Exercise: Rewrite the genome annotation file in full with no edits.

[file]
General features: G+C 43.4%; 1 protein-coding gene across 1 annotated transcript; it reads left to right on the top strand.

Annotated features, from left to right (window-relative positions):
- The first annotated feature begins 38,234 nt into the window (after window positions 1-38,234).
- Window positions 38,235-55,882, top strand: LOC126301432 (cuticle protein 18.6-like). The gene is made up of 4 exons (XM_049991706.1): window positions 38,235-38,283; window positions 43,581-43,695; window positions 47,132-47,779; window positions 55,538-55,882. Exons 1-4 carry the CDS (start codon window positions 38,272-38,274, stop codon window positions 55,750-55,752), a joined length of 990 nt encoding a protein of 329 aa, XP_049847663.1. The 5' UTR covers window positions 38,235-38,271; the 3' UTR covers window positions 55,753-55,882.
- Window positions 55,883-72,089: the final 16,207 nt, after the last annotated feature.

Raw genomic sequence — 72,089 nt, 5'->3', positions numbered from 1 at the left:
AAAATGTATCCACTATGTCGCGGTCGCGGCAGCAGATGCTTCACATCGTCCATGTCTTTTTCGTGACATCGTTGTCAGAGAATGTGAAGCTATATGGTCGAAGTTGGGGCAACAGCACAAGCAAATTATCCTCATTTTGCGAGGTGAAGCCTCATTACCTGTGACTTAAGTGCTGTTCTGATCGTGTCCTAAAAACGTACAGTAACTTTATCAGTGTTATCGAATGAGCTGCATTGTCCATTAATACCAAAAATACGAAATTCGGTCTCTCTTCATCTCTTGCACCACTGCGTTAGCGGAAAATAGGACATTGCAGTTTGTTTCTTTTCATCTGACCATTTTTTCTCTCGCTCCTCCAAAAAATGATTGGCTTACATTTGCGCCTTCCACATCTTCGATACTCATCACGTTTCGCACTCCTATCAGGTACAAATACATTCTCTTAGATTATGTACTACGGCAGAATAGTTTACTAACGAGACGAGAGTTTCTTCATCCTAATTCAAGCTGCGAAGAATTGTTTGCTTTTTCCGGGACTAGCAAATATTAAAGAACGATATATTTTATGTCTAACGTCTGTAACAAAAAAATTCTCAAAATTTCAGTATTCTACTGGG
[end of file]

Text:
General features: G+C 43.4%; 1 protein-coding gene across 1 annotated transcript; it reads left to right on the top strand.

Annotated features, from left to right (window-relative positions):
- The first annotated feature begins 38,234 nt into the window (after window positions 1-38,234).
- Window positions 38,235-55,882, top strand: LOC126301432 (cuticle protein 18.6-like). The gene is made up of 4 exons (XM_049991706.1): window positions 38,235-38,283; window positions 43,581-43,695; window positions 47,132-47,779; window positions 55,538-55,882. Exons 1-4 carry the CDS (start codon window positions 38,272-38,274, stop codon window positions 55,750-55,752), a joined length of 990 nt encoding a protein of 329 aa, XP_049847663.1. The 5' UTR covers window positions 38,235-38,271; the 3' UTR covers window positions 55,753-55,882.
- Window positions 55,883-72,089: the final 16,207 nt, after the last annotated feature.

Raw genomic sequence — 72,089 nt, 5'->3', positions numbered from 1 at the left:
AAAATGTATCCACTATGTCGCGGTCGCGGCAGCAGATGCTTCACATCGTCCATGTCTTTTTCGTGACATCGTTGTCAGAGAATGTGAAGCTATATGGTCGAAGTTGGGGCAACAGCACAAGCAAATTATCCTCATTTTGCGAGGTGAAGCCTCATTACCTGTGACTTAAGTGCTGTTCTGATCGTGTCCTAAAAACGTACAGTAACTTTATCAGTGTTATCGAATGAGCTGCATTGTCCATTAATACCAAAAATACGAAATTCGGTCTCTCTTCATCTCTTGCACCACTGCGTTAGCGGAAAATAGGACATTGCAGTTTGTTTCTTTTCATCTGACCATTTTTTCTCTCGCTCCTCCAAAAAATGATTGGCTTACATTTGCGCCTTCCACATCTTCGATACTCATCACGTTTCGCACTCCTATCAGGTACAAATACATTCTCTTAGATTATGTACTACGGCAGAATAGTTTACTAACGAGACGAGAGTTTCTTCATCCTAATTCAAGCTGCGAAGAATTGTTTGCTTTTTCCGGGACTAGCAAATATTAAAGAACGATATATTTTATGTCTAACGTCTGTAACAAAAAAATTCTCAAAATTTCAGTATTCTACTGGG